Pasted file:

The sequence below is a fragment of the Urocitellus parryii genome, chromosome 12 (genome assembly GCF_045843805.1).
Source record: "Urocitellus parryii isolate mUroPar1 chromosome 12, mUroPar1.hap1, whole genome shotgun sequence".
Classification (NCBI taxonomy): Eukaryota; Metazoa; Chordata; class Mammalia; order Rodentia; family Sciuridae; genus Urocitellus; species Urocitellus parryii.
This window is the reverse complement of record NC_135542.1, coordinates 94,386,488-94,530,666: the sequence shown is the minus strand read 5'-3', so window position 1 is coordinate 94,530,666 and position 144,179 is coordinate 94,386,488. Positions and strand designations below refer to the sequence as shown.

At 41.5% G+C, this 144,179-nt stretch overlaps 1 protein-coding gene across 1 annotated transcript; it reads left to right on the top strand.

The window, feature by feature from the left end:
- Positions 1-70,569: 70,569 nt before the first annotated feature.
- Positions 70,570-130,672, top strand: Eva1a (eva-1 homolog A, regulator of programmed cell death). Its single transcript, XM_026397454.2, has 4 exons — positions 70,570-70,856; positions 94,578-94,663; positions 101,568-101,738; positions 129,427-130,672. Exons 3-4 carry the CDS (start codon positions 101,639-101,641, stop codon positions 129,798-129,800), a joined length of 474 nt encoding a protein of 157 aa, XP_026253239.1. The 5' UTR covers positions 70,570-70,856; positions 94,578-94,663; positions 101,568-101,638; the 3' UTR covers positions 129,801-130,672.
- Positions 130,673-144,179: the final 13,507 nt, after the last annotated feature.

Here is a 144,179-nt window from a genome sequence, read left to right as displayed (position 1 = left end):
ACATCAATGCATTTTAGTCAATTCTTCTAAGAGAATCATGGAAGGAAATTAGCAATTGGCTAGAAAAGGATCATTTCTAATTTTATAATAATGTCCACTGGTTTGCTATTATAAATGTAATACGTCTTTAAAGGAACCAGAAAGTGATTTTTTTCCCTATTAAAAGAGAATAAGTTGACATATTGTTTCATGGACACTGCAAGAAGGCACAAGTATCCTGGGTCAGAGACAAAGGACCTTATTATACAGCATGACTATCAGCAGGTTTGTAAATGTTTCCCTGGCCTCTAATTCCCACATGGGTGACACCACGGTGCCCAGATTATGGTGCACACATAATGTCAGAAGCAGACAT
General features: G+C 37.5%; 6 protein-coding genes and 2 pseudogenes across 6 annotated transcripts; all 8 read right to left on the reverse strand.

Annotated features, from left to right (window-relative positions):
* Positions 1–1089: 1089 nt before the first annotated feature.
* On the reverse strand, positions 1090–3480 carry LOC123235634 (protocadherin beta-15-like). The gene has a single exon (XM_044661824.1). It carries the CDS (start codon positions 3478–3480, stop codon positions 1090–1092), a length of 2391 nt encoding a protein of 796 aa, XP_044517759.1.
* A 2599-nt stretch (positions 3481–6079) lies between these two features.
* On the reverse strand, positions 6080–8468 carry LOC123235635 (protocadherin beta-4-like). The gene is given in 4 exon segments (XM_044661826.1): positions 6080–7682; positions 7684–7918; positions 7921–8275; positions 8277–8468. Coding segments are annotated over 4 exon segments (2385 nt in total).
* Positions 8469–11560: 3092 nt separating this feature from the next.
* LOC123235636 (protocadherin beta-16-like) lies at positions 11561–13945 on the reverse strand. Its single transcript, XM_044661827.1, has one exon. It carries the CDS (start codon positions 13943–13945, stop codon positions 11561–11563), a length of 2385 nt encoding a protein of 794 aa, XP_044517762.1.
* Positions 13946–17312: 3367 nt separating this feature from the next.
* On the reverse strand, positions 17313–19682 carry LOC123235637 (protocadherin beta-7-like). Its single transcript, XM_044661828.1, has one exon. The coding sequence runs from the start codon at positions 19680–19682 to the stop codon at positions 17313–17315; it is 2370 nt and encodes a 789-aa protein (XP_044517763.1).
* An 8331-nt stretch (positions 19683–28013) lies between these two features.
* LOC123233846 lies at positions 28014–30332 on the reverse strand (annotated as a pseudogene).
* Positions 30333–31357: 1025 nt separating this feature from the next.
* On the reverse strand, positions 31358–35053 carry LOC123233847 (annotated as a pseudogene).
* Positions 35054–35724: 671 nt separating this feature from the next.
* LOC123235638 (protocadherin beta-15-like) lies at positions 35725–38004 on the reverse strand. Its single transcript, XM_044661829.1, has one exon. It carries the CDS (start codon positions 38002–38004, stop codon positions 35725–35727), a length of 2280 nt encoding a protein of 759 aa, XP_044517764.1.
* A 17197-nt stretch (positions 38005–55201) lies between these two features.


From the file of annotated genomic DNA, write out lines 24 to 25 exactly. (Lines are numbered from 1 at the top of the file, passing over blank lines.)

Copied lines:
* Positions 30333–31357: 1025 nt separating this feature from the next.
* On the reverse strand, positions 31358–35053 carry LOC123233847 (annotated as a pseudogene).